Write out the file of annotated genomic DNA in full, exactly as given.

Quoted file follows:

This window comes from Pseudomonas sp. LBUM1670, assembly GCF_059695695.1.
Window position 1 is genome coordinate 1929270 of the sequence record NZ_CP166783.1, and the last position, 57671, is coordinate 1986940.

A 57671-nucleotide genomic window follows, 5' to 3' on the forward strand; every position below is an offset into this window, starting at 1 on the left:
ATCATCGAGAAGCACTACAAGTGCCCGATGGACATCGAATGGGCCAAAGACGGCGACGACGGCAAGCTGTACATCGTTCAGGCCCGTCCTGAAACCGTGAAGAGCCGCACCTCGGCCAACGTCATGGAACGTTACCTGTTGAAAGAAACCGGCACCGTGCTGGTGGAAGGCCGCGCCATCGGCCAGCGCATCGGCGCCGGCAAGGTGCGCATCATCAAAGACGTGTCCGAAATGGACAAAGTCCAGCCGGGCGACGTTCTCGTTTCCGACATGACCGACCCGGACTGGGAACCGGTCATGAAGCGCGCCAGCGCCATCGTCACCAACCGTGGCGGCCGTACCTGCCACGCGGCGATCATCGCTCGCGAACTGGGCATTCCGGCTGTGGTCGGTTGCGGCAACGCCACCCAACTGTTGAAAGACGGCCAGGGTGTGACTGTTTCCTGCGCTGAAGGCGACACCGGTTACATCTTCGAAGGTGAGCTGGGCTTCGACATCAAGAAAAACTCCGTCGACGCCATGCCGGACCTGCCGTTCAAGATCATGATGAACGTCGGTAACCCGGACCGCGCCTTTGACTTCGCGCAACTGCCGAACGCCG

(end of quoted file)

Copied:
This window comes from Pseudomonas sp. LBUM1670, assembly GCF_059695695.1.
Window position 1 is genome coordinate 1929270 of the sequence record NZ_CP166783.1, and the last position, 57671, is coordinate 1986940.

A 57671-nucleotide genomic window follows, 5' to 3' on the forward strand; every position below is an offset into this window, starting at 1 on the left:
ATCATCGAGAAGCACTACAAGTGCCCGATGGACATCGAATGGGCCAAAGACGGCGACGACGGCAAGCTGTACATCGTTCAGGCCCGTCCTGAAACCGTGAAGAGCCGCACCTCGGCCAACGTCATGGAACGTTACCTGTTGAAAGAAACCGGCACCGTGCTGGTGGAAGGCCGCGCCATCGGCCAGCGCATCGGCGCCGGCAAGGTGCGCATCATCAAAGACGTGTCCGAAATGGACAAAGTCCAGCCGGGCGACGTTCTCGTTTCCGACATGACCGACCCGGACTGGGAACCGGTCATGAAGCGCGCCAGCGCCATCGTCACCAACCGTGGCGGCCGTACCTGCCACGCGGCGATCATCGCTCGCGAACTGGGCATTCCGGCTGTGGTCGGTTGCGGCAACGCCACCCAACTGTTGAAAGACGGCCAGGGTGTGACTGTTTCCTGCGCTGAAGGCGACACCGGTTACATCTTCGAAGGTGAGCTGGGCTTCGACATCAAGAAAAACTCCGTCGACGCCATGCCGGACCTGCCGTTCAAGATCATGATGAACGTCGGTAACCCGGACCGCGCCTTTGACTTCGCGCAACTGCCGAACGCCG